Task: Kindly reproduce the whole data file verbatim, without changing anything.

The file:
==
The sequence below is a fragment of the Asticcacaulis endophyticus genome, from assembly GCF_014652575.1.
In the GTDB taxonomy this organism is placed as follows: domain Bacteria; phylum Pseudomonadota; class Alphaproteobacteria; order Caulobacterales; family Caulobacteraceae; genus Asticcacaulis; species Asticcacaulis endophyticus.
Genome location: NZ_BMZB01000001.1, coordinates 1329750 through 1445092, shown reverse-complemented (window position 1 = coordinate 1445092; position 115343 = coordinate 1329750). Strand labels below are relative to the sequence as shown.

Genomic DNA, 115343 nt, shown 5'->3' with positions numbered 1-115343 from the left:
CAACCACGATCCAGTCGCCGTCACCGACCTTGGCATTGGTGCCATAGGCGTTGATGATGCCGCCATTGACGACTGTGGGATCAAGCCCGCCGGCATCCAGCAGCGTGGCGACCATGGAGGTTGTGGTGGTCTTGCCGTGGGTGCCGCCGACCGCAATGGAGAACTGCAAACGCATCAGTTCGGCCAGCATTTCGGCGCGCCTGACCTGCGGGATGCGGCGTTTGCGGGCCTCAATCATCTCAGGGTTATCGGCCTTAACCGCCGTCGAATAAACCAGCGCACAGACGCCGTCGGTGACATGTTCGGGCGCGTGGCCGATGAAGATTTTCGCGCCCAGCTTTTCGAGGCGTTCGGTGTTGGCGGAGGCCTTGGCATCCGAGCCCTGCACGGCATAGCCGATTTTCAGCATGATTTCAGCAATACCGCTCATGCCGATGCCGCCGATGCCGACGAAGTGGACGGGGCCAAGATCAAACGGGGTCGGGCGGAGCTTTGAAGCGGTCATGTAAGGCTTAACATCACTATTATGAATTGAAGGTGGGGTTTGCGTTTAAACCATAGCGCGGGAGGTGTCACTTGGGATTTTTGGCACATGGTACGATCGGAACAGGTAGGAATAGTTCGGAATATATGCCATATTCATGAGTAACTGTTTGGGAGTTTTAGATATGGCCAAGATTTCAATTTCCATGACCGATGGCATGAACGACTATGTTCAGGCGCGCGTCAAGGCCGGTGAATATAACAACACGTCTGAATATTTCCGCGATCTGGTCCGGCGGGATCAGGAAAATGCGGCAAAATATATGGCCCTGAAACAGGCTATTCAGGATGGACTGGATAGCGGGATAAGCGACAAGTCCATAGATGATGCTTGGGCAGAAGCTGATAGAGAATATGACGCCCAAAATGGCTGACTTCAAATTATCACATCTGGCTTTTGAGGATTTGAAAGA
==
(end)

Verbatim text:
The sequence below is a fragment of the Asticcacaulis endophyticus genome, from assembly GCF_014652575.1.
In the GTDB taxonomy this organism is placed as follows: domain Bacteria; phylum Pseudomonadota; class Alphaproteobacteria; order Caulobacterales; family Caulobacteraceae; genus Asticcacaulis; species Asticcacaulis endophyticus.
Genome location: NZ_BMZB01000001.1, coordinates 1329750 through 1445092, shown reverse-complemented (window position 1 = coordinate 1445092; position 115343 = coordinate 1329750). Strand labels below are relative to the sequence as shown.

Genomic DNA, 115343 nt, shown 5'->3' with positions numbered 1-115343 from the left:
CAACCACGATCCAGTCGCCGTCACCGACCTTGGCATTGGTGCCATAGGCGTTGATGATGCCGCCATTGACGACTGTGGGATCAAGCCCGCCGGCATCCAGCAGCGTGGCGACCATGGAGGTTGTGGTGGTCTTGCCGTGGGTGCCGCCGACCGCAATGGAGAACTGCAAACGCATCAGTTCGGCCAGCATTTCGGCGCGCCTGACCTGCGGGATGCGGCGTTTGCGGGCCTCAATCATCTCAGGGTTATCGGCCTTAACCGCCGTCGAATAAACCAGCGCACAGACGCCGTCGGTGACATGTTCGGGCGCGTGGCCGATGAAGATTTTCGCGCCCAGCTTTTCGAGGCGTTCGGTGTTGGCGGAGGCCTTGGCATCCGAGCCCTGCACGGCATAGCCGATTTTCAGCATGATTTCAGCAATACCGCTCATGCCGATGCCGCCGATGCCGACGAAGTGGACGGGGCCAAGATCAAACGGGGTCGGGCGGAGCTTTGAAGCGGTCATGTAAGGCTTAACATCACTATTATGAATTGAAGGTGGGGTTTGCGTTTAAACCATAGCGCGGGAGGTGTCACTTGGGATTTTTGGCACATGGTACGATCGGAACAGGTAGGAATAGTTCGGAATATATGCCATATTCATGAGTAACTGTTTGGGAGTTTTAGATATGGCCAAGATTTCAATTTCCATGACCGATGGCATGAACGACTATGTTCAGGCGCGCGTCAAGGCCGGTGAATATAACAACACGTCTGAATATTTCCGCGATCTGGTCCGGCGGGATCAGGAAAATGCGGCAAAATATATGGCCCTGAAACAGGCTATTCAGGATGGACTGGATAGCGGGATAAGCGACAAGTCCATAGATGATGCTTGGGCAGAAGCTGATAGAGAATATGACGCCCAAAATGGCTGACTTCAAATTATCACATCTGGCTTTTGAGGATTTGAAAGA